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Thread: BloodRage: Vcore fluctuating between load and idle

  1. #1
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    BloodRage: Vcore fluctuating between load and idle

    Some of you reported that vcore was fluctuating when the cpu was under partial load or switching from idle to load. This is a result of intel adjusting the VID of the Nehalem family processors on the fly. To prevent this from happening just disable CxE under CPU features in the QuantumBios menu.
    Our engineers also recommend to ENABLE vdroop which should actually stabilize vcore.

    If you want to use EIST to save power in idle, thats still going to work

    Hope that helps!

  2. #2
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    Id like to add a comment about droop and the voltage reading hype:
    many people dont like droop since they think a flat voltage rail is ideal, while i dont know all that much about electrical engineering myself, all engineers i talked to about this strongly disagree and explain that without droop any pwm will try to keep the voltage stable so hard, that the voltage will overshoot and undershoot for fractions of a second which hurts the chip and the pwm. So please check if vdroop really impacts your stability at overclocked speeds.

    voltage monitoring is not nearly as accurate as many people think it is, those hardware monitor chips are designed to give an idea of the current voltages and idle/load changes, but are not meant, and are not, reliable enough to conclude if a voltage is stable or not. just because some software tool shows you a flat line when reading a voltage on your board or vga, it doesnt mean the voltage is in fact stable. this is valid the other way around too, if there are fluctuations on the reported voltages it doesnt necessarily mean the voltage is actually fluctuating. If you really want to know what your voltage is at and whether its stable, use a DMM and meassure as close to the chip that gets fed as possible. And dont forget, in the end what matters is if your system is stable and if you can reach a nice overclock. One board might have a lower and less stable voltage than another, or at least it might seem so, but it clocks better and is more stable at high speeds. which do you prefer? a board with seamingly clean and stable voltages or a board that overclocks well and runs stable?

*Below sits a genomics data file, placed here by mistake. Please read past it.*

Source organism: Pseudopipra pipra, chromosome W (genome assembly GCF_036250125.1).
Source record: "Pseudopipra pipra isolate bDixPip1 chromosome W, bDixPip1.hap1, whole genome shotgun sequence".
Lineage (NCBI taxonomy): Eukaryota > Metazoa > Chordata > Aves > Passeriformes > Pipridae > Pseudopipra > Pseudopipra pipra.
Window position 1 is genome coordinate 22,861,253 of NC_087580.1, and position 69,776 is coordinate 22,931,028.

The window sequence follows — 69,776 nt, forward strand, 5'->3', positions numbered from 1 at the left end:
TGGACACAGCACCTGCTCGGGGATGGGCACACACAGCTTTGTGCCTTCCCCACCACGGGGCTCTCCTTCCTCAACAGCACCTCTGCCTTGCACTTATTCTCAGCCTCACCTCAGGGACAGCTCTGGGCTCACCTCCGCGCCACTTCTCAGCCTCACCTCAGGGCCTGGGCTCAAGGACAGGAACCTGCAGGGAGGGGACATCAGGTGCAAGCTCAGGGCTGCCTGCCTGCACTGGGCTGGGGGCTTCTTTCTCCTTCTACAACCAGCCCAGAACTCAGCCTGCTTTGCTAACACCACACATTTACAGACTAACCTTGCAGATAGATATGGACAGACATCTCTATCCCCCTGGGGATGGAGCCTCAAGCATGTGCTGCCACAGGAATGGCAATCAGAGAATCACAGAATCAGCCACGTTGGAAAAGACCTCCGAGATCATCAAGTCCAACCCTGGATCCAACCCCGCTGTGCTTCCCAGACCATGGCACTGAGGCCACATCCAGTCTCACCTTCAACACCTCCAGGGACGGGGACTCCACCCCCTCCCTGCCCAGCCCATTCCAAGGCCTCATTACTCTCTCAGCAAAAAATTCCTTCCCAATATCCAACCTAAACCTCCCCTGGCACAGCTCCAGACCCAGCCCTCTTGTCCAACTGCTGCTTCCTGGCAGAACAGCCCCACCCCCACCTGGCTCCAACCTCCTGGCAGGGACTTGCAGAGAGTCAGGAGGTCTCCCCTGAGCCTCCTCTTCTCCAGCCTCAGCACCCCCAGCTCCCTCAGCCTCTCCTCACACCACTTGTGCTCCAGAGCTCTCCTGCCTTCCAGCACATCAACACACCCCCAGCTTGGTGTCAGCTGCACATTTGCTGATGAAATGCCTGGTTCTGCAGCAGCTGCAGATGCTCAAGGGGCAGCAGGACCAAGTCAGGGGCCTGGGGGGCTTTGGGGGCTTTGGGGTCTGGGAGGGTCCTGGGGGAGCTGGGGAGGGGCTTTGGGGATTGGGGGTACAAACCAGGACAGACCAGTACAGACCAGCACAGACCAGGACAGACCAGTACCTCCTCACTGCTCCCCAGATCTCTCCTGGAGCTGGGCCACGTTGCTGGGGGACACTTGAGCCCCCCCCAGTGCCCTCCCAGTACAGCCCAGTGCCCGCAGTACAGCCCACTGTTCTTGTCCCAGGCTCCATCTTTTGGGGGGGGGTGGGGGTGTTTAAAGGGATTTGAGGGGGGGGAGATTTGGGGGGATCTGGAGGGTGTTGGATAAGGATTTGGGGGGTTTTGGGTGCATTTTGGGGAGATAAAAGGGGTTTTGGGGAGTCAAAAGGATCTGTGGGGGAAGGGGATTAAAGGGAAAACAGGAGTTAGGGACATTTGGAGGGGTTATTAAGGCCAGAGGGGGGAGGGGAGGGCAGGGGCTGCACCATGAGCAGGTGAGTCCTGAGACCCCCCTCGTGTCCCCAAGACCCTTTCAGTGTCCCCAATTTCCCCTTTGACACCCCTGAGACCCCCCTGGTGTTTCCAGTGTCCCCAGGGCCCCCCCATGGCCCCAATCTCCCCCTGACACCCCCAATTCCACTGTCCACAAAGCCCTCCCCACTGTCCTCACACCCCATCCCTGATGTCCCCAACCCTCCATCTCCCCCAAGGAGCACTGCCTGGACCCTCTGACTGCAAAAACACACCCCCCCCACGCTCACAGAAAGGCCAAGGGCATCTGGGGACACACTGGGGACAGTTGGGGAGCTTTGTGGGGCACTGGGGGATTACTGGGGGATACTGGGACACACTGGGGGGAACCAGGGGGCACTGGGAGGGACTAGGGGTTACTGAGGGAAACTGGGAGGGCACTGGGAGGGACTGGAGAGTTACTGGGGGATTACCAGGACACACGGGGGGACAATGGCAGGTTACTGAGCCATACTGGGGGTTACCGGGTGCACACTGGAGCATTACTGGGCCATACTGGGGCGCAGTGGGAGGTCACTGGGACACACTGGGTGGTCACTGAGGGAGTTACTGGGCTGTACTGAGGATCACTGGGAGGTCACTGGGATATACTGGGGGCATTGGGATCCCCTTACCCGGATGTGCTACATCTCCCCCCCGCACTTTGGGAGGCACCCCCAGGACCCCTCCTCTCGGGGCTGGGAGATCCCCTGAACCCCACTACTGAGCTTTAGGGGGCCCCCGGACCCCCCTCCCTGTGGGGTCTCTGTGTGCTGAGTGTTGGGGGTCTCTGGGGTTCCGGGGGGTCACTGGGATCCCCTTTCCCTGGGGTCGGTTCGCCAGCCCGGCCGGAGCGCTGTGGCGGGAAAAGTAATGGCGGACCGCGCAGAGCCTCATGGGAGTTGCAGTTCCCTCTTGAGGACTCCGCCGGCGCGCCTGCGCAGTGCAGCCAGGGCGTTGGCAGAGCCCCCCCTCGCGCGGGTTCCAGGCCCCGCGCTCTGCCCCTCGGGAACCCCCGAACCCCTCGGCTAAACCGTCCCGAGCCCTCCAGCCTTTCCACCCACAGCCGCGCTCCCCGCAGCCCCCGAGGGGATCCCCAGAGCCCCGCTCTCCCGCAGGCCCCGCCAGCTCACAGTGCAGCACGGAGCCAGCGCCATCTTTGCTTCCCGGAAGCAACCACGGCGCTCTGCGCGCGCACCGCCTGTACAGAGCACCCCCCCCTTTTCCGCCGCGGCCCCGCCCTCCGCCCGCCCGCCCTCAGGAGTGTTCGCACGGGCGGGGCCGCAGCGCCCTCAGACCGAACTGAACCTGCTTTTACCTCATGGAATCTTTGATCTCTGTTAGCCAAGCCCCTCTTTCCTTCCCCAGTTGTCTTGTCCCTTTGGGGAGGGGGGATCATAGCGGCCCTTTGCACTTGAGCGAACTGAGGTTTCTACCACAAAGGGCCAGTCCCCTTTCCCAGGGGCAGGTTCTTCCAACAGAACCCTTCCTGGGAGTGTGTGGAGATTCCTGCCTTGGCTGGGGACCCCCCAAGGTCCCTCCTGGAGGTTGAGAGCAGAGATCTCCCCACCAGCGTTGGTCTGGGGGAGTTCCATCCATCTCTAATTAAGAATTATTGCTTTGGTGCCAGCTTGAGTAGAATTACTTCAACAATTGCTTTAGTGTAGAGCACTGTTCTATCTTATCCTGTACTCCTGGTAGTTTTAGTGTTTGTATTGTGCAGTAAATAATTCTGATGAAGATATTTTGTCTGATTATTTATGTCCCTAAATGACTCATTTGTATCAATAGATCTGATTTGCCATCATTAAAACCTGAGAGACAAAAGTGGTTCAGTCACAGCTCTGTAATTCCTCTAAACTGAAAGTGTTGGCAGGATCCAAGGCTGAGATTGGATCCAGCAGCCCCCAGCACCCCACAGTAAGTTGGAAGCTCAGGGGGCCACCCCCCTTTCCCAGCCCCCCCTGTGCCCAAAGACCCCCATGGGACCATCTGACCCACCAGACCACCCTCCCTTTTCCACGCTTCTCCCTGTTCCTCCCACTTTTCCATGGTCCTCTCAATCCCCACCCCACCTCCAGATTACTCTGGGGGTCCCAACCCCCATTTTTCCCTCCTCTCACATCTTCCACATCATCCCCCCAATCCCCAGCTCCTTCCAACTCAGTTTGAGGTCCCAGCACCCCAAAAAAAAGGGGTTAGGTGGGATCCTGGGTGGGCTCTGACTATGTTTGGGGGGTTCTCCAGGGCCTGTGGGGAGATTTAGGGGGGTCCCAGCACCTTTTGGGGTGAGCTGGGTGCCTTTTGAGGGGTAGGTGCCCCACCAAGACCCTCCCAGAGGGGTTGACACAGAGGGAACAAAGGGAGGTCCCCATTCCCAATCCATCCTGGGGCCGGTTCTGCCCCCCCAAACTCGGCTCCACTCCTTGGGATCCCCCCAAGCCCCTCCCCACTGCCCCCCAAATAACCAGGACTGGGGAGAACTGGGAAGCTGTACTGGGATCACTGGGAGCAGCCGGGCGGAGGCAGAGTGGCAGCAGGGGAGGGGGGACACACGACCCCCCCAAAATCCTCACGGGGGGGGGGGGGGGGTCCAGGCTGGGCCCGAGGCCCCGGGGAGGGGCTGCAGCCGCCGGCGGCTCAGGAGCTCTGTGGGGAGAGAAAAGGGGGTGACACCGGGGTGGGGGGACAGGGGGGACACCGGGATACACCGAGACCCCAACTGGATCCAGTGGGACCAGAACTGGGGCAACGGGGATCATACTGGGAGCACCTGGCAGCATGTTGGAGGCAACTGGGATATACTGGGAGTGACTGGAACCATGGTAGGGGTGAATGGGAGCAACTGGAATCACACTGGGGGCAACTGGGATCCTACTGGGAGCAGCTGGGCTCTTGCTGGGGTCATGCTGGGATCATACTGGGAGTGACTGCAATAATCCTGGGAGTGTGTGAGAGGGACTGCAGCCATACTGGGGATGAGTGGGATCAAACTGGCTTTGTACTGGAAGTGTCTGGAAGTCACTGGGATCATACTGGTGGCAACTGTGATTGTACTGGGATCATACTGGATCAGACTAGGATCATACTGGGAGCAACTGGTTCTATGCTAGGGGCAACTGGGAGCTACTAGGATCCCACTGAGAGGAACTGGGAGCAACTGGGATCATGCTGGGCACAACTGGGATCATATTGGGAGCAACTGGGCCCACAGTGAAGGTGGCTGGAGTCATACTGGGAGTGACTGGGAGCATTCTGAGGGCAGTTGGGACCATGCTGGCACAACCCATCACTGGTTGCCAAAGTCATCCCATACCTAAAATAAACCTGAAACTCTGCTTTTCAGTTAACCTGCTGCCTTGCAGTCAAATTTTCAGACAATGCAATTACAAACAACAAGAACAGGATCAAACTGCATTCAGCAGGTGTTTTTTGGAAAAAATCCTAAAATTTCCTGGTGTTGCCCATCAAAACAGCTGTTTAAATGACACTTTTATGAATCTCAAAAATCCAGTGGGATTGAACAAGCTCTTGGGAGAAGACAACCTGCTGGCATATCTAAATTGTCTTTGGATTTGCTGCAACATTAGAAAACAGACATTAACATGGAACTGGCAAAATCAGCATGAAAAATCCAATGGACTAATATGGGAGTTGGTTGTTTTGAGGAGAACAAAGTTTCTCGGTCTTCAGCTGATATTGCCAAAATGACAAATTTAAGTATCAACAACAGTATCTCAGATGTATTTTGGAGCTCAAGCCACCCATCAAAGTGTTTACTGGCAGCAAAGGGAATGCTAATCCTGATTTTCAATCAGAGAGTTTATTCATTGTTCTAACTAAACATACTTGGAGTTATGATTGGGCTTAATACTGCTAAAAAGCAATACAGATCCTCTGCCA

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    Good posts Sascha. I've noticed a number of boards that are optimized for use with Vdroop. Disabling Vdroop effectively screws the way the controller was designed to work. With no Vdroop, such boards actually ramp VCC under load (which is not good).

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    Quote Originally Posted by raju View Post
    Good posts Sascha. I've noticed a number of boards that are optimized for use with Vdroop. Disabling Vdroop effectively screws the way the controller was designed to work. With no Vdroop, such boards actually ramp VCC under load (which is not good).
    So, where do you rate BR? Optimized for Vdroop enabled or disabled?
    tripgood

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    The BR is optimized for use with Vdroop as are all DFI boards using the Volterra solution (that info is direct from the board engineers btw, Sascha above and the DFI stuff direct from Oskar). Best transient response and settling time on such boards comes from having Vdroop enabled.

    later
    Raja
    Last edited by Raja@ASUS; 03-04-2009 at 03:30 AM.

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    Quote Originally Posted by raju View Post
    The BR is optimized for use with Vdroop as are all DFI boards using the Volterra solution (that info is direct from the board engineers btw, Sascha above and the DFI stuff direct from Oskar). Best transient response and settling time on such boards comes from having Vdroop enabled.

    later
    Raja
    Thanks,
    I have been running 3d stable (games) with vdroop enabled @206 bclk with no crashes or problems and that meets my definition for stability. I managed this with 2 different 3841A... chips. Waiting for DO stepping!
    tripgood

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    I should read this before.. I dont get one thing.. why I'm warned in BIOS to not use it??! If its good? (it helps a lot, especially in OC)

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    I'm a bit confused by this as well: the setting is called "Enable Vdroop compensation" and would seem to suggest that enabling this setting actually disablesVdroop from happening. Is that a correct assumption? Thus, enabling Vdroop means having to disable this setting, disabling Vdroop having to enable this setting?
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